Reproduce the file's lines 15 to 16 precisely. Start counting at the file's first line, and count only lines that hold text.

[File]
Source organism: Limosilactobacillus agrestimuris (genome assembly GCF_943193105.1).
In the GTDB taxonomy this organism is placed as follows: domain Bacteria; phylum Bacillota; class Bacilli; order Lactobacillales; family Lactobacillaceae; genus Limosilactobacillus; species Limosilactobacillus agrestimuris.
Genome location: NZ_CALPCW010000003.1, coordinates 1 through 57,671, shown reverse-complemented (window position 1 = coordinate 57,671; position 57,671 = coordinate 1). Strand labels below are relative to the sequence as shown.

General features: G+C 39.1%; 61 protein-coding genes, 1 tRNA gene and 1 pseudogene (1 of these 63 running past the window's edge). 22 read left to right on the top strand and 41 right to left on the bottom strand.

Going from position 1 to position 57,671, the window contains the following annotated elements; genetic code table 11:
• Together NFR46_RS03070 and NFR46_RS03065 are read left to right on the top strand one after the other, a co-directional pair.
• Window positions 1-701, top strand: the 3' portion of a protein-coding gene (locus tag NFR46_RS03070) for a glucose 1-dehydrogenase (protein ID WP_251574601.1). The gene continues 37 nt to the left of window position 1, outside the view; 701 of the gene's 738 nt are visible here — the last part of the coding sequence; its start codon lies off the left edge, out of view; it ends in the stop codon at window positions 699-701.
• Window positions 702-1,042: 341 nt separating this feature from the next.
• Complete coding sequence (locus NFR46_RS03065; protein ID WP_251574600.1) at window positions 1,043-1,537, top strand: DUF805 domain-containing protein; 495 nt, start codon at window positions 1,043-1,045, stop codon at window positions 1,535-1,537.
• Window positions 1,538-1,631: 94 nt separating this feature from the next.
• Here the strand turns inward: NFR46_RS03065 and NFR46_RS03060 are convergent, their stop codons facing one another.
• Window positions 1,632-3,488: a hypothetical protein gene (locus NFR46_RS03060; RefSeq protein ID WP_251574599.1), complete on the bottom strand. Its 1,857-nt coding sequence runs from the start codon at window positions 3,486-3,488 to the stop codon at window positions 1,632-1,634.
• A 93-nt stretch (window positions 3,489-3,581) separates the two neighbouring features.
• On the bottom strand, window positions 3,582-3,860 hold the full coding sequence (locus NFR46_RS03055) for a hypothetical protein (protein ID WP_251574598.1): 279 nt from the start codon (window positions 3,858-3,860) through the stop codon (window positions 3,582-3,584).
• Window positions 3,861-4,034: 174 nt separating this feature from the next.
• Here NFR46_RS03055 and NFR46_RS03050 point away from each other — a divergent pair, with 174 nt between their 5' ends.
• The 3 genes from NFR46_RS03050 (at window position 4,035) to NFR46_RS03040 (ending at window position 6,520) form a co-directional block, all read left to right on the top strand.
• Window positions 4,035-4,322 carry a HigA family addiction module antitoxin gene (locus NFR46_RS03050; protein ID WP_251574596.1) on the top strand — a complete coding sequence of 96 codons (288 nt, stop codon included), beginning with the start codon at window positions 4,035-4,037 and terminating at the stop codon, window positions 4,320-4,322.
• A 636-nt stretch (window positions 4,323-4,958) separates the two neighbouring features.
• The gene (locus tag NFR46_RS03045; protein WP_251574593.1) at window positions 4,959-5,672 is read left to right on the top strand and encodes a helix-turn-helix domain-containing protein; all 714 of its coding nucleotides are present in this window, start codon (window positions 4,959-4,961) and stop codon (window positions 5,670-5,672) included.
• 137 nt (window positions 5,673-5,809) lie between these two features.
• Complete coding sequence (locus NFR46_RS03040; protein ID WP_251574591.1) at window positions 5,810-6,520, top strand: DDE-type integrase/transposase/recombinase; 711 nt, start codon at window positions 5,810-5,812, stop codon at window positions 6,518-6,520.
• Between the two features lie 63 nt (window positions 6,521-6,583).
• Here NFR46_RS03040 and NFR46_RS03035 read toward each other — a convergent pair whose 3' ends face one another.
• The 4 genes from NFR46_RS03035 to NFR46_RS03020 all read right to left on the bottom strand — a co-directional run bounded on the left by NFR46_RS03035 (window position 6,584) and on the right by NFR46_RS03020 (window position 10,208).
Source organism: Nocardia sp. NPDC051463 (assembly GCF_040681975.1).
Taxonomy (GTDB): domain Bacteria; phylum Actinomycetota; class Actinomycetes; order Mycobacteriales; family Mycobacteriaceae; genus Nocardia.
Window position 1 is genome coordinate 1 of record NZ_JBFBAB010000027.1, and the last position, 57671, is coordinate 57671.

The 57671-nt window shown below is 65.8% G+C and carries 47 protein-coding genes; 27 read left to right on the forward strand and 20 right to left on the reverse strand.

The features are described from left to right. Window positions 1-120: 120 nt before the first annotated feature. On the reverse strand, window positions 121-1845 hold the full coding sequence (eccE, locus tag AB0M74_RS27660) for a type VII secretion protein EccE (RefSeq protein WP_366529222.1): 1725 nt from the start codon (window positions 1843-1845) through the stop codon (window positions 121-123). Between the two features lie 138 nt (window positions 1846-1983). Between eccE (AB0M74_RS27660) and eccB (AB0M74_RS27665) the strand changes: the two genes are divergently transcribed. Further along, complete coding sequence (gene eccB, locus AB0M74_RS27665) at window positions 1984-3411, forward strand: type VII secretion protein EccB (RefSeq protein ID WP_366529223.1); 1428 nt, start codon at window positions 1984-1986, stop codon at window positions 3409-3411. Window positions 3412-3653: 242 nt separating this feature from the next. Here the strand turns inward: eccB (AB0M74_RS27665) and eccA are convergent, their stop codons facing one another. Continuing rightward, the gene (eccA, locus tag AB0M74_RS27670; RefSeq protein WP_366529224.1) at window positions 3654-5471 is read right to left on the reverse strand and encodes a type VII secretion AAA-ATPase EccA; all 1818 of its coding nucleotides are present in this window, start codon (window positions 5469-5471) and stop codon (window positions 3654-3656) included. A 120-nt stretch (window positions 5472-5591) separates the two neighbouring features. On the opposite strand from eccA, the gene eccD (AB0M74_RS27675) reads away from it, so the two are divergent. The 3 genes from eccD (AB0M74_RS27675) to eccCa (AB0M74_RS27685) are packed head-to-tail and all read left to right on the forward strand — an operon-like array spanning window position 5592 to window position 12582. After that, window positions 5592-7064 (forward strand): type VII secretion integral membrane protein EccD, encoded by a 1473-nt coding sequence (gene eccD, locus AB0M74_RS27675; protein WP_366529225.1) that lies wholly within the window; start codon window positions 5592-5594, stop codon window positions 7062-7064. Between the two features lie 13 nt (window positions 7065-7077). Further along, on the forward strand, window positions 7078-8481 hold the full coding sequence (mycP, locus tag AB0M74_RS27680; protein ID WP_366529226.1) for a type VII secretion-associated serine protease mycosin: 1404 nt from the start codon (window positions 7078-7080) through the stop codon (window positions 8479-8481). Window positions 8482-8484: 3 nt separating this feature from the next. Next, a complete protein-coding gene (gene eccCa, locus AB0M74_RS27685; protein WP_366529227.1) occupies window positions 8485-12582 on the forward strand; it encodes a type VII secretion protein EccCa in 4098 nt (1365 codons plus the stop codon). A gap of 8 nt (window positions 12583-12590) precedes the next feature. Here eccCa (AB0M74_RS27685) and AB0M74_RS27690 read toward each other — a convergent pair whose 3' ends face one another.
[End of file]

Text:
• Window positions 3,861-4,034: 174 nt separating this feature from the next.
• Here NFR46_RS03055 and NFR46_RS03050 point away from each other — a divergent pair, with 174 nt between their 5' ends.